Named after the narrow break in its tall basaltic cliffs, Hell’s Gate was the outlet for the prehistoric freshwater lake that stretched from here to Nakuru and which, it’s believed, would have supported early human communities on its shores. Today it’s a spectacular and exciting park, the red cliffs and undulating expanse of grassland providing one of the few remaining places in Kenya where you can walk among herds of plains game without having to go a long way off the beaten track. Buffalo, zebra, eland, hartebeest, Thomson’s gazelle and baboons are all usually seen, as (more rarely) are servals – one of the most elegant of cats – and, high on the cliffs, small numbers of klipspringer (“cliffjumper”) antelope. Visitors to Hell’s Gate cannot fail to notice the large numbers of hyrax that scamper about the rocks, resembling large, plump, brown guinea pigs. The birdlife is also good: on the valley floor secretary birds and ostriches are easiest to identify, and look out for vultures, Verreaux’s eagles and augur buzzards on the higher cliffs, which also provide a nesting site for thousands of Nyanza and mottled swifts.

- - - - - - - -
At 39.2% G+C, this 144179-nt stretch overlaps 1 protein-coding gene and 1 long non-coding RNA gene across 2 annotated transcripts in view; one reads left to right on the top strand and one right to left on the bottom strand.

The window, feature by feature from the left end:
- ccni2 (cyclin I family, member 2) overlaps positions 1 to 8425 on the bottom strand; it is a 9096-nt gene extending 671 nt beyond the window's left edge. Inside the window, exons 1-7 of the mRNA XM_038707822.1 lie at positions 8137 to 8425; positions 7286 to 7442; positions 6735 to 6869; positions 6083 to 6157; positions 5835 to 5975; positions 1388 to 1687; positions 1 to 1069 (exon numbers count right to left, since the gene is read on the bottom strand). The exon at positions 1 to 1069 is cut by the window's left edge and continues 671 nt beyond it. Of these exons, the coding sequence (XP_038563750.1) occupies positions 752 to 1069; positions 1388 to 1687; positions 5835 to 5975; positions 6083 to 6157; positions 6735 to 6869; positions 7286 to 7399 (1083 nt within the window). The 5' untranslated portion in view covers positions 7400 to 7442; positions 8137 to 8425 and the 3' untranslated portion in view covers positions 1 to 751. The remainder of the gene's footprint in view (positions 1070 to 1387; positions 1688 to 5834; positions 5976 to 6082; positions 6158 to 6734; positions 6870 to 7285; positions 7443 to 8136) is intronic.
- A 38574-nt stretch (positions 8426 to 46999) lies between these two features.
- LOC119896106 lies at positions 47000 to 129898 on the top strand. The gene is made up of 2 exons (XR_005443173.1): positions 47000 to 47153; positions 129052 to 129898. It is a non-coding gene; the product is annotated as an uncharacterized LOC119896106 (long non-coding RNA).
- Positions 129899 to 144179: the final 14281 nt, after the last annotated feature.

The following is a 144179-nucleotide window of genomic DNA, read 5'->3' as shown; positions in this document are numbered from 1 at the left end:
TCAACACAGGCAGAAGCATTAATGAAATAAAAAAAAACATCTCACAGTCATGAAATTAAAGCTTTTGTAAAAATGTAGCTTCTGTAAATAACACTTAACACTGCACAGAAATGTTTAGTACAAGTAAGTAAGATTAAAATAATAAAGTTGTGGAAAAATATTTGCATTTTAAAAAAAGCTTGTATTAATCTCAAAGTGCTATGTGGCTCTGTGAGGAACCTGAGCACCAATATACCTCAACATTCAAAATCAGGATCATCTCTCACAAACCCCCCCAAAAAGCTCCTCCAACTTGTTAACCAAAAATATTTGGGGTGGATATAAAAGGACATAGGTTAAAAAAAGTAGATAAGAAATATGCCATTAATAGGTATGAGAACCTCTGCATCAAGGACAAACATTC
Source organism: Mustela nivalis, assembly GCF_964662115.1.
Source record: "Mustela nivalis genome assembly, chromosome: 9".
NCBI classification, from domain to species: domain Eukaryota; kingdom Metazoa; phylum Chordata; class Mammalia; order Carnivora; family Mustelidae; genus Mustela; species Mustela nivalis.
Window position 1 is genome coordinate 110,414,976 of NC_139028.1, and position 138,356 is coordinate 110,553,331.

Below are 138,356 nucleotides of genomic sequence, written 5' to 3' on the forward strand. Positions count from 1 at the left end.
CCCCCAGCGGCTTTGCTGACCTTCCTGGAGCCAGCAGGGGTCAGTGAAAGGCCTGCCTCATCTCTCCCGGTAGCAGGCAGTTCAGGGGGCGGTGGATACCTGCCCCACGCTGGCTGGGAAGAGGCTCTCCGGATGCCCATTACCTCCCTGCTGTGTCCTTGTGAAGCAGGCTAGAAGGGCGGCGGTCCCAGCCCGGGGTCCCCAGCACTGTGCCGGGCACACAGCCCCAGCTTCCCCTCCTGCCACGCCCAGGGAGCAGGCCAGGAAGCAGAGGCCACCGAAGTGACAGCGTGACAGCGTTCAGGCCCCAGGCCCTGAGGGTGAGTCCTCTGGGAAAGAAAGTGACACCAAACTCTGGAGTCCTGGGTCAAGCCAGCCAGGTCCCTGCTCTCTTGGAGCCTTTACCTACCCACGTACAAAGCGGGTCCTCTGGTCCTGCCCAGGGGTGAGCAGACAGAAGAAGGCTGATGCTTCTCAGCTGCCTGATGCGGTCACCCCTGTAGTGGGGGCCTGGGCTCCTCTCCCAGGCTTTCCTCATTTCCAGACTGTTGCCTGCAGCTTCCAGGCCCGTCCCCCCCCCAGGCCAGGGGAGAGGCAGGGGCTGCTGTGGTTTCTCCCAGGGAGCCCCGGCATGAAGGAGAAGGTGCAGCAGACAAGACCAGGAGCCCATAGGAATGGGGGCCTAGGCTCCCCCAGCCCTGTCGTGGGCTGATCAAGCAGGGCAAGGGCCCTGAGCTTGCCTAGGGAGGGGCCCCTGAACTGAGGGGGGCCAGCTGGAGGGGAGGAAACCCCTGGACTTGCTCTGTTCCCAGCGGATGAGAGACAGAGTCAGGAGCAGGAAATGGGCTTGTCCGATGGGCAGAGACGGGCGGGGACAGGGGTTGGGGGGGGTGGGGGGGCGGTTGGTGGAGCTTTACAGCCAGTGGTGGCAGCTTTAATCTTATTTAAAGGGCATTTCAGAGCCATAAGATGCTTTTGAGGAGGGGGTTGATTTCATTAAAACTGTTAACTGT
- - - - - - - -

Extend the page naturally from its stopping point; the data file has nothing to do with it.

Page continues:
The park is also home to Olkaria Geothermal Power Station, the first productive geothermal installation in Africa. The underground temperature of the super-heated, pressurized water reaches 304°C, making it one of the hottest sources in the world. Although the whole complex is working at full tilt, the impact on the local environment appears to be small, and it certainly doesn’t spoil the landscape.
The best time to arrive is dawn, when most animals are about, and you should try to avoid the midday hours, as the heat away from the lake can be intense. You’ll need to carry plenty of water and some food (the only place to buy anything in the park is a simple staff kiosk in the Olkaria Geothermal Area).